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December 18, 2005

To Judge or Not to Judge

The biblical verse, "judge not, lest ye be judged" (Matthew 7:1), seems to be the most quoted verse these days, perhaps mostly by non-Christians (even the secular world has its "memory verses"). Usually it is thrown at Christians in response to the doctrine of the exclusivity of Christ in salvation, which implies other paths are wrong, or in relation to moral issues. But does this verse suggest that we should judge nothing at all? I think we may understand on both intuitive grounds and Scriptural grounds that the answer is "no".

No one (but a psychopath) would agree that we shouldn't judge a murderer, and I don't think even the most liberal Christian would be comfortable qualifying an atheist as a "Christian," so there is certainly some level of judgment that is warranted. It wouldn't make sense if this verse were prescribing a global ban on judging.

Since the claim is based on an appeal to Scripture to begin with it is only reasonable that we look deeper at Scripture to sort out the issue. Note these sample passages:
"Solid food is for the mature, who because of practice have their senses trained to discern good and evil." — Hebrews 5:14

"Preach the word; be ready in season and out of season; reprove, rebuke, exhort, with great patience and instruction." — 2 Timothy 4:3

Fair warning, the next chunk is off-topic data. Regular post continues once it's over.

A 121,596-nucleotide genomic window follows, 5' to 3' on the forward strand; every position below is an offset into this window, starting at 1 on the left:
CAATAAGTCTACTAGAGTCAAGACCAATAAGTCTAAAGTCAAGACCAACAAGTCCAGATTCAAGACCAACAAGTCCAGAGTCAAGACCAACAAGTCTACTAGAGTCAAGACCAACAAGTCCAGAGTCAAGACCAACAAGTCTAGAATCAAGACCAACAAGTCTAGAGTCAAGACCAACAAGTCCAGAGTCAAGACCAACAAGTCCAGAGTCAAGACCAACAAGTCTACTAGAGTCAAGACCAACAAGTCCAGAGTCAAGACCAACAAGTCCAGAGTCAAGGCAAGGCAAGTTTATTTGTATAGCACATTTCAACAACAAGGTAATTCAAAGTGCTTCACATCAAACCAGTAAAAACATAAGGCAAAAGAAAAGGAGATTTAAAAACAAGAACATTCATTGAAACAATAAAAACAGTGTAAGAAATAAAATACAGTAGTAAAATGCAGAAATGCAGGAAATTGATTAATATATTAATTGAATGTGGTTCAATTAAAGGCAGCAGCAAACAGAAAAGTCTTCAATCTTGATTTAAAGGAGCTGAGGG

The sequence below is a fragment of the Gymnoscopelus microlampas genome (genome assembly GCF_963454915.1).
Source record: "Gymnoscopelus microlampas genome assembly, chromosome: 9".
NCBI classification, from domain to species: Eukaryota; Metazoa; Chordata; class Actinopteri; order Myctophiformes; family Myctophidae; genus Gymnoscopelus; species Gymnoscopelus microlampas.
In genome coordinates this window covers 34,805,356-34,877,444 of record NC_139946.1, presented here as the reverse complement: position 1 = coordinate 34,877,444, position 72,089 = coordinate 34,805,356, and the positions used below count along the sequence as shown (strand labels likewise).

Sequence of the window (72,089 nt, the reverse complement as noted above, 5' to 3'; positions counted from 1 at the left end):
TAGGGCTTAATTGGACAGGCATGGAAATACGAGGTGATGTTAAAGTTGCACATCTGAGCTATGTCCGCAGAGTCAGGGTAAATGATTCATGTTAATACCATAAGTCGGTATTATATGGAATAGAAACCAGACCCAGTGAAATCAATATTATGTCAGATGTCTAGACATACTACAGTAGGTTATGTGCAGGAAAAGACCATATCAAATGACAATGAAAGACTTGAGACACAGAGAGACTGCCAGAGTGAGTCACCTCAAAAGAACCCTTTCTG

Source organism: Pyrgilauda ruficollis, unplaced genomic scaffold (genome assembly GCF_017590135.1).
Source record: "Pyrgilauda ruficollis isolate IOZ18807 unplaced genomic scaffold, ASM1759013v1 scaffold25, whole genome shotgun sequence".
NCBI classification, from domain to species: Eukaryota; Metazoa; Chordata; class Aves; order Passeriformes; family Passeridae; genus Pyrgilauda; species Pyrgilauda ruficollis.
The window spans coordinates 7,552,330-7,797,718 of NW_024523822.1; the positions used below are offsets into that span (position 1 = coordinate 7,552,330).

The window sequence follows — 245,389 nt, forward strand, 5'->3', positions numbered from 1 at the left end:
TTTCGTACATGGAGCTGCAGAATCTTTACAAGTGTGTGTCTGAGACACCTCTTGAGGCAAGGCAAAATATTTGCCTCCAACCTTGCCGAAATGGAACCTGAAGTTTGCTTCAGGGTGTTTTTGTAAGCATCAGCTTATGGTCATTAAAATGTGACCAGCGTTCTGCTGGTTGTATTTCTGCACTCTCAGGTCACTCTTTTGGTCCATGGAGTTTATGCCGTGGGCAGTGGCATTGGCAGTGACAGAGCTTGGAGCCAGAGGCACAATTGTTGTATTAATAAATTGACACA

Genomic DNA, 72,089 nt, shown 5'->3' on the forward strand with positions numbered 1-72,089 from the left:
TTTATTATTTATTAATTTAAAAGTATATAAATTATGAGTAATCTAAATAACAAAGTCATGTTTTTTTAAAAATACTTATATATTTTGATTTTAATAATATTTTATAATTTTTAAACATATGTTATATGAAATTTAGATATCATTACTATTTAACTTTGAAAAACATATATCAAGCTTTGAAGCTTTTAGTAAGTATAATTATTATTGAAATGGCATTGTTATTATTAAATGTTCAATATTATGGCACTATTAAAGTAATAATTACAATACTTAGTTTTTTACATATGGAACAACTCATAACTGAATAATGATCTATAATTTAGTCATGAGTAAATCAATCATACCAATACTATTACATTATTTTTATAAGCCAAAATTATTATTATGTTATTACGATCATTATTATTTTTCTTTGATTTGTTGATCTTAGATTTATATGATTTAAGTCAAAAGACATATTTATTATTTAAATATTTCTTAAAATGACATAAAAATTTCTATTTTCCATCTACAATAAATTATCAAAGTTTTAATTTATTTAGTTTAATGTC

"[hold] fast the faithful word which is in accordance with the teaching, so that he will be able both to exhort in sound doctrine and to refute those who contradict." — Titus 1:9

"But examine everything carefully; hold fast to that which is good; abstain from every form of evil." — 1 Thessalonians 5:21

"Be on your guard! If your brother sins, rebuke him; and if he repents, forgive him." — Luke 17:3
And I could go on and on, in fact, I think I will: I Co 2:15; 6:2-3, Mat 23, Acts 13:10, Lev 19:15-17, Ez 22:2 & 23:36, Is 58:1. All these verses certainly make it clear that we should be discerning about good and evil and about proper theology, even being so bold as to confront those who are in error. So, this leaves us with a question: What is it that we should NOT judge? Here are some passages that may give us some clues:
"You, therefore, have no excuse, you who pass judgment on someone else, for at whatever point you judge the other, you are condemning yourself, because you who pass judgment do the same things." — Romans 2:1

"Judge not according to appearance, but judge righteous judgment." — John 7:24

"For what have I to do with judging outsiders? Do you not judge those who are within the church? But those who are outside, God judges." — 1 Corinthians 5:12-13
What I see here is that we should not judge hypocritically and ignorantly. Also, there is some sense in which we should avoid judging those outside the church (a point I won't explore here), but it at least first requires us to identify who is indeed "outside" before we can commend them to God, and that is a form of judging.

In any case, the most important thing we can do is to look at Matthew 7:1 in its proper context. Note verses 2 through 5:
"For in the way you judge, you will be judged; and by your standard of measure, it will be measured to you. Why do you look at the speck that is in your brother's eye, but do not notice the log that is in your own eye? Or how can you say to your brother, 'Let me take the speck out of your eye,' and behold, the log is in your own eye? You hypocrite, first take the log out of your own eye, and then you will see clearly to take the speck out of your brother's eye."